A Perplexing Sight
James Abbott Pasquier
Tinsley's Magazine, Vol. XI, chapters I-V, p. 43
Illustration for Thomas Hardy's A Pair of Blue Eyes
11.4 cm wide and approximately 17.6 cm high
Scanned image and text by Philip V. Allingham.
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First Instalment: September (Vol. XI, chapters I-V) [p. 43]: "A Perplexing Sight" is a direct quotation from serial chapter V (the last of five in the September 1872 instalment). All other captions are presumably by Pasquier.
A tantalizing reference to a "Sketch enclosed for plate in case you wish to proceed with it at once" in the letter of 27 July 1872 from Hardy to his publisher, William Tinsley, prompted Arlene M. Jackson to speculate that the novelist supplied sketches other than those for the September and October instalments (the latter mentioned in a letter to Tinsley from the St. Juliot Rectory, Boscastle, dated 30 August) involving the St. Juliot setting and the characters since the first six plates seem stronger in both respects than the remaining five:
The visual power of the first five, possibly six, of the plates contrasted to the flatness of the later ones lends support to Richard Purdy's suggestion [in Thomas Hardy A Bibliographical Study, 1954, pp. 9-10] that Hardy sent more than just the two early sketches as a guide to his illustrator. [Illustration and the Novels of Thomas Hardy, p. 73]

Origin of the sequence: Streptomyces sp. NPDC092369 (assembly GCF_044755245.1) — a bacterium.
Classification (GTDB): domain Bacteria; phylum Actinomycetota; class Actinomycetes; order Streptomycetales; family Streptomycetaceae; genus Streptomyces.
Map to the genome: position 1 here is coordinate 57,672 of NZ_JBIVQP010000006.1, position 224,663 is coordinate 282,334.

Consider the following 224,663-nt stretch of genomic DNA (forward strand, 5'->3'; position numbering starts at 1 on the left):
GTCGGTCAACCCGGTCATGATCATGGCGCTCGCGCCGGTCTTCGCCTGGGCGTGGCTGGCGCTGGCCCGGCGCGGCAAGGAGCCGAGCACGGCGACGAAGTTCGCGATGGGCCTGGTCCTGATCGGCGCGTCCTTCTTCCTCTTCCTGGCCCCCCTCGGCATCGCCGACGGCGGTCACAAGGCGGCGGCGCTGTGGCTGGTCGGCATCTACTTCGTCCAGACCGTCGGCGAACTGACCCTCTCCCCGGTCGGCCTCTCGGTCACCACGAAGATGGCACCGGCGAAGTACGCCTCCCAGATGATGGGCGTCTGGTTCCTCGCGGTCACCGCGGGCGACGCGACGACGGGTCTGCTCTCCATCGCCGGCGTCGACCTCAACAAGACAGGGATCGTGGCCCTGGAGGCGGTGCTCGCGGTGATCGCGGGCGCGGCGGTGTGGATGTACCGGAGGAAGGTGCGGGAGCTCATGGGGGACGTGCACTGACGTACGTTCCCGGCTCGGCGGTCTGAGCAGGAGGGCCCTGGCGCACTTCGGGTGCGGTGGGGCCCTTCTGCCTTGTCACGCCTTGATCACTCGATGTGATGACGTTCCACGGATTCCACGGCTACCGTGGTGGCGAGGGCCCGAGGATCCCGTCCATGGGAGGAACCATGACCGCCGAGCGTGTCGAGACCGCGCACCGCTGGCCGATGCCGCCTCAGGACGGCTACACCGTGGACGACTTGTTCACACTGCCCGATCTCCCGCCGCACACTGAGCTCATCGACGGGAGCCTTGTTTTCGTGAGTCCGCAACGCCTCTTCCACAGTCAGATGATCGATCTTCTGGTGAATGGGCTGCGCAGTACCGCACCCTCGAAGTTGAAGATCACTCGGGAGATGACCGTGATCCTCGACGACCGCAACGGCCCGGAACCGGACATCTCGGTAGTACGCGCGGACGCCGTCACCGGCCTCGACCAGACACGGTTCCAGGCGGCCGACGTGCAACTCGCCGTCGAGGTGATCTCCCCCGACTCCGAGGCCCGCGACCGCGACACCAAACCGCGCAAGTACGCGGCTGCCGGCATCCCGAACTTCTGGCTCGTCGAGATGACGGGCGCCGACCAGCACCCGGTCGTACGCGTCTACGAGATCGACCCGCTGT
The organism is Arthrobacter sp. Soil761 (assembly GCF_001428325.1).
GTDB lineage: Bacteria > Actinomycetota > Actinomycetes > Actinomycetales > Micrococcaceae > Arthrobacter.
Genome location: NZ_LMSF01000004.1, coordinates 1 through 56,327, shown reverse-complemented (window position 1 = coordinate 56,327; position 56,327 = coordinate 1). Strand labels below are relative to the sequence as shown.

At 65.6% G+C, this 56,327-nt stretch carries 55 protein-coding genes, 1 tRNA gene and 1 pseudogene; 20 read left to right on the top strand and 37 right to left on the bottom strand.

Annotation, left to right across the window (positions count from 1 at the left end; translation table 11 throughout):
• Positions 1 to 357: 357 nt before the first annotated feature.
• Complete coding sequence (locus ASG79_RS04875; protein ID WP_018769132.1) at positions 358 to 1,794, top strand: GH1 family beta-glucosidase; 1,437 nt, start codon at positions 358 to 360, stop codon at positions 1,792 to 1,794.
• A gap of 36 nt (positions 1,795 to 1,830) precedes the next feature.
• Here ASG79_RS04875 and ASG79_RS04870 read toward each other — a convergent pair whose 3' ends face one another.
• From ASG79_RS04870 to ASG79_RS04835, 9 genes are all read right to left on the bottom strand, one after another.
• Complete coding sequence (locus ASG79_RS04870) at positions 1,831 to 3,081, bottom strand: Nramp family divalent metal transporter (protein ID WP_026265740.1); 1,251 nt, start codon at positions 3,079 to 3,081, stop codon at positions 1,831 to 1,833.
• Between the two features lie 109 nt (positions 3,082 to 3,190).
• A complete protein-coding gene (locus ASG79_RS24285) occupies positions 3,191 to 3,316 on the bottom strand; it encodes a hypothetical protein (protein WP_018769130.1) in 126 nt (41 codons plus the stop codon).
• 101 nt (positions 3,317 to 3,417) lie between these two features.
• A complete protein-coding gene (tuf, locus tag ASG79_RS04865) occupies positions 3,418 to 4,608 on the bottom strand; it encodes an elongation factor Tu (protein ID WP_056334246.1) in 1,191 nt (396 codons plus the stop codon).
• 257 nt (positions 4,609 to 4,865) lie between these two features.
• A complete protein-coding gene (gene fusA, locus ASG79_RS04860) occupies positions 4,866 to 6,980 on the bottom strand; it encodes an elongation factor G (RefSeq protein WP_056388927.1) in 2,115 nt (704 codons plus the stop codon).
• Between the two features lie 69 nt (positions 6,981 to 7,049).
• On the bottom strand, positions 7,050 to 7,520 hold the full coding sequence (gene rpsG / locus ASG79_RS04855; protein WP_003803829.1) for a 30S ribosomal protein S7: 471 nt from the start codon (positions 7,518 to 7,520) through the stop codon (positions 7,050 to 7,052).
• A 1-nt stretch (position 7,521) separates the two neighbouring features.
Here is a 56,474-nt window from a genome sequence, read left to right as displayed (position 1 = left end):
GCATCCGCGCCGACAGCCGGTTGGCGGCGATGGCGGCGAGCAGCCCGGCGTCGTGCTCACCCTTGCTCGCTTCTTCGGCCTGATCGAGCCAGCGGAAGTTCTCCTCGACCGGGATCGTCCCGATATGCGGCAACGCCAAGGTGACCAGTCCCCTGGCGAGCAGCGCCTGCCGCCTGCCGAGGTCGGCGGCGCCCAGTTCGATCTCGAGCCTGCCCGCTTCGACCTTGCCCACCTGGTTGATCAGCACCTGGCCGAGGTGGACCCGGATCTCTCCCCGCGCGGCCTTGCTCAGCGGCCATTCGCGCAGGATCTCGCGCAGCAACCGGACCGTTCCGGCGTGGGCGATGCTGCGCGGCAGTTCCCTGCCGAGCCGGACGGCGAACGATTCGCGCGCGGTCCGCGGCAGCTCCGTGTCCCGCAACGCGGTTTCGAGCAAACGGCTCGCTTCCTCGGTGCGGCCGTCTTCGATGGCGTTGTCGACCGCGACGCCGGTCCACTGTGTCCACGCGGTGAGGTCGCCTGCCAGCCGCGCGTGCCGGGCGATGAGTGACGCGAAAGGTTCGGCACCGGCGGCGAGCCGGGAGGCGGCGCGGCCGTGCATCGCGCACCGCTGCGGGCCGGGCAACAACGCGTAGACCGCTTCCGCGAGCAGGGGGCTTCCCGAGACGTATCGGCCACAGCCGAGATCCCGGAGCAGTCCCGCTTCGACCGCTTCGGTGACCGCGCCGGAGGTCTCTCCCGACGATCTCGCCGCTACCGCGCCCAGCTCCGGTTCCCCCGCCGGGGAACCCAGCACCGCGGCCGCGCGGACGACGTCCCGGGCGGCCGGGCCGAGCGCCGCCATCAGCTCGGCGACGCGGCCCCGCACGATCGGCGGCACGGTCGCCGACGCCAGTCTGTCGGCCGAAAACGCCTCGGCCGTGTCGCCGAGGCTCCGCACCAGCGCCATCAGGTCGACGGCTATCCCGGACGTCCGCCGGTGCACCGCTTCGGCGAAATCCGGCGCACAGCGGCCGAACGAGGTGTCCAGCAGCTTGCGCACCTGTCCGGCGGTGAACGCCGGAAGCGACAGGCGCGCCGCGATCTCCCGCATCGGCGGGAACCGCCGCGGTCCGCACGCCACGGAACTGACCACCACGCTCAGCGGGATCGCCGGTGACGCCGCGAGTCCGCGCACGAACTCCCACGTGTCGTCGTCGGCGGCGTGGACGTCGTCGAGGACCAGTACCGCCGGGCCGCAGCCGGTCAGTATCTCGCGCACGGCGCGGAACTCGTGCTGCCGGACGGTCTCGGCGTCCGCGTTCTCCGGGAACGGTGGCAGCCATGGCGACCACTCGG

The Collected Letters of Thomas Hardy, Vol. One: 1840-1892 establish only that Hardy provided sketches for the first two parts, and do not indicate either that Hardy collaborated with the artist or that the pair even corresponded. The architectural elements in the first illustration and the cliff-side pathway in the second are probably the chief contributions of the novelist to the program of illustration.
However, Hardy's singling out these episodes, both of which occur late in their respective instalments, suggests that he was ware of the suspense-building possibilities of illustrations in serial magazine fiction and that from the start of his career as a professional writer he had a strong instinctive sense of which scenes from his letter-press would make interesting plates that reveal the chief characters through their actions. Stephen's mysterious tryst at Lord Luxellian's with the shadowing woman, for example, makes the reader (as well as Elfride) ponder what the young man is hiding and why, and anticipate that his conduct will be explained in the subsequent instalment (which, of course, the serial reader must take steps to purchase). That the woman on the shade does not constitute a previous romantic attachment is clarified only when Stephen visits his parents' cottage at the end of Ch. VII, and the inevitable confession that the "lady" around whom Stephen had placed her cloak at Endelstow House is his mother occurs only in the closing pages of the second instalment. Thus, Hardy's choice of subject for the September plate demonstrates that he had intuitively hit upon Wilkie Collins's formula for successful fiction: "Make 'em, make 'em cry, make 'em wait."